De Hory, Elmyr


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Hungarian, (1906-1976)

The life of Elmyr de Hory is itself a work of art—everything about him was a grand gesture of artifice. Moving to the United States after World War II, de Hory portrayed himself as a dispossessed Hungarian aristocrat selling off artworks from his collection. Befriending the rich and famous, de Hory was both enigmatic and charming. Yet, behind his façade, de Hory was a frustrated artist struggling to maintain a standard of living he craved but could not afford. His post-impressionist style of painting appeared passé compared to new styles like abstract expressionism. After several failed attempts to ignite his own career, de Hory focused on his talent as a forger.

De Hory’s skill at deception did not make him immune to treachery, most notably during his partnership with Fernand Legros, who sold a steady supply of de Hory’s forgeries on five continents over a period of nine years. Their profitable and prolific collaboration came to a tumultuous end in 1967 when Legros sold over 40 of de Hory’s bogus masterpieces to Texas oil millionaire Algur Meadows. After discovering the fraud, the ensuing scandal unmasked de Hory as the artist behind the works. With Legros’ aid, de Hory likely inserted more than 1,000 forgeries into the art market during his 30-year career. Many of these works have not been exposed and continue to reside in museums and private collections today.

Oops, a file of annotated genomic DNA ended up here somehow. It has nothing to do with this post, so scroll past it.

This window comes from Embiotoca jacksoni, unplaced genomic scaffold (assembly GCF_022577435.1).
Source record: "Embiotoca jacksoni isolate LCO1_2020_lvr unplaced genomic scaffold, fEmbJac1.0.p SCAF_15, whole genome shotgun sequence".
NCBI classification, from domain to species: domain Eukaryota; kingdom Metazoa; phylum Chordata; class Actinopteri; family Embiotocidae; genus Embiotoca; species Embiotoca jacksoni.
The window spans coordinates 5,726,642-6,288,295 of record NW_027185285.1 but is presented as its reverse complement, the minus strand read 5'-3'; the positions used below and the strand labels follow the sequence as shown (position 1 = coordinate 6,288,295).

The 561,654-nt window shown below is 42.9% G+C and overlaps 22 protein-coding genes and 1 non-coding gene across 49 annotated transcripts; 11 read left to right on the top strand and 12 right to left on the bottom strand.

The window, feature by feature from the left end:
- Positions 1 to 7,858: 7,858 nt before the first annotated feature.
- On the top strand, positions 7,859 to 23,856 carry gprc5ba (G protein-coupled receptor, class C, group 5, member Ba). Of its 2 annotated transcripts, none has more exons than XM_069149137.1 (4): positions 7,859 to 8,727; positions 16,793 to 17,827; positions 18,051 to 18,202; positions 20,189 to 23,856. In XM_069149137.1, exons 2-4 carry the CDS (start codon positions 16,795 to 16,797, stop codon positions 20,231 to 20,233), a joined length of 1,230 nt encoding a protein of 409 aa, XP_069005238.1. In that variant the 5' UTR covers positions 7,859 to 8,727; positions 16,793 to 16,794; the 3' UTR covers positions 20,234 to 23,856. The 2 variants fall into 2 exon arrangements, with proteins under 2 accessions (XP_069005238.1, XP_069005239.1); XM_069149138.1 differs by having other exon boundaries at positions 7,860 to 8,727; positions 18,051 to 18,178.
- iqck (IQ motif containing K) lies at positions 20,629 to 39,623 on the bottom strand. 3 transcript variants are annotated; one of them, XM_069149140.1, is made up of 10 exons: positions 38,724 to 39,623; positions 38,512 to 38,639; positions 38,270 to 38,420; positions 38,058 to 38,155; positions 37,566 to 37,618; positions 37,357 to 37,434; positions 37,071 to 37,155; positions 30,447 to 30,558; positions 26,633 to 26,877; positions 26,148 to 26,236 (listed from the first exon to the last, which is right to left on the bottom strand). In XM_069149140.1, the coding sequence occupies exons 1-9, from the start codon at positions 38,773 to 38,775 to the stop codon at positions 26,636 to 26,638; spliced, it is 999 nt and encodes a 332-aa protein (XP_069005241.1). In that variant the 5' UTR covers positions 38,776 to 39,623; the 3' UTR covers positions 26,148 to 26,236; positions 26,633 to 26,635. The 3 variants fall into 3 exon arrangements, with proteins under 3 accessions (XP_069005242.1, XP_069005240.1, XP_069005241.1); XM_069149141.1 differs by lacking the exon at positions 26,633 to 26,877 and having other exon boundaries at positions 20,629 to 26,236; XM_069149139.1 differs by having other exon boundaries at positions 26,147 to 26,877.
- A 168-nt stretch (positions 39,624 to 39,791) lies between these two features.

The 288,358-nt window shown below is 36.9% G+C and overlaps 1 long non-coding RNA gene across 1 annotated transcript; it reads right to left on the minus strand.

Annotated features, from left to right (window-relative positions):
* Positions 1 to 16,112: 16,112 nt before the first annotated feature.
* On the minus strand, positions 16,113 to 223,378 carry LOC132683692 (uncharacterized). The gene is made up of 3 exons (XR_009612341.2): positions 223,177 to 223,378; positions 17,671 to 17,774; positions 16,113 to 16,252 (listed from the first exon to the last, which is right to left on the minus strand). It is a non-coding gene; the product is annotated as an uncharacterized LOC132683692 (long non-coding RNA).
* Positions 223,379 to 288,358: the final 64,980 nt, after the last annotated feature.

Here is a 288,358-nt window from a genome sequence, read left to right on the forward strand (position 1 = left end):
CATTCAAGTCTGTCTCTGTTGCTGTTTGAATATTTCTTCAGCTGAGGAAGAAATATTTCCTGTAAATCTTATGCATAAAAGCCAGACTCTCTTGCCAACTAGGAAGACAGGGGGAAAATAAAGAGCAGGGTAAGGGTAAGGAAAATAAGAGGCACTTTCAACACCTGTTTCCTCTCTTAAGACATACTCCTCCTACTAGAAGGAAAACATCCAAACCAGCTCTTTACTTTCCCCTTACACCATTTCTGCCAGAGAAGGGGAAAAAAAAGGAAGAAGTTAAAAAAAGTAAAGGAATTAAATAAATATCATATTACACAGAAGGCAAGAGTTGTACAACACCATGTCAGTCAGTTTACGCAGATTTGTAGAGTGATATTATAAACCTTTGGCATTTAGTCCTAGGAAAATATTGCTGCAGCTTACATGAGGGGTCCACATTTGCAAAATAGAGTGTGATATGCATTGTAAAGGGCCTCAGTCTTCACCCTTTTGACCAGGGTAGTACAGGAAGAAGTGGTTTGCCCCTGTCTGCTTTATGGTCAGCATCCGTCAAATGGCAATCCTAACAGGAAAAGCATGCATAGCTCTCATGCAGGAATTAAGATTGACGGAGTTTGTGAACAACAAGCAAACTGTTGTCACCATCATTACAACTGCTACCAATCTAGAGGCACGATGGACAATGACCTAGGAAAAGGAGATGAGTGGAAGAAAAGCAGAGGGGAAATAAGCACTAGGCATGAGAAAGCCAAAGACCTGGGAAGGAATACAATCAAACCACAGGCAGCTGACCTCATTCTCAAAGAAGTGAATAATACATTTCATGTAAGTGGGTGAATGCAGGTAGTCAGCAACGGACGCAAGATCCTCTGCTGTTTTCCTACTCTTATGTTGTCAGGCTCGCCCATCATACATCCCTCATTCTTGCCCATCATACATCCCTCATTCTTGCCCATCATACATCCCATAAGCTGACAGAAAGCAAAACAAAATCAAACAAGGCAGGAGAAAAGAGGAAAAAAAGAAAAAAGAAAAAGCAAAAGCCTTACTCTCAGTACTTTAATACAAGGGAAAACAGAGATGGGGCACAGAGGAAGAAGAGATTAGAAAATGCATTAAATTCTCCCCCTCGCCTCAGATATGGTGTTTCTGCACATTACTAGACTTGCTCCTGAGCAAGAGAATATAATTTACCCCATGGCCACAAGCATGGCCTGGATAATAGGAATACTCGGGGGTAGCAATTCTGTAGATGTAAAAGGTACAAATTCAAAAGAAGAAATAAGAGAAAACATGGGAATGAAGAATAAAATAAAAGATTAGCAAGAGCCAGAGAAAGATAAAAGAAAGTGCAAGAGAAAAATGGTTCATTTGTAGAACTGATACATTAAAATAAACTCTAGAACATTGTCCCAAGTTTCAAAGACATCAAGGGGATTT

Elmyr de Hory “F for Fake” Original Orson Welles 1976 U.S. release art trailer (YouTube)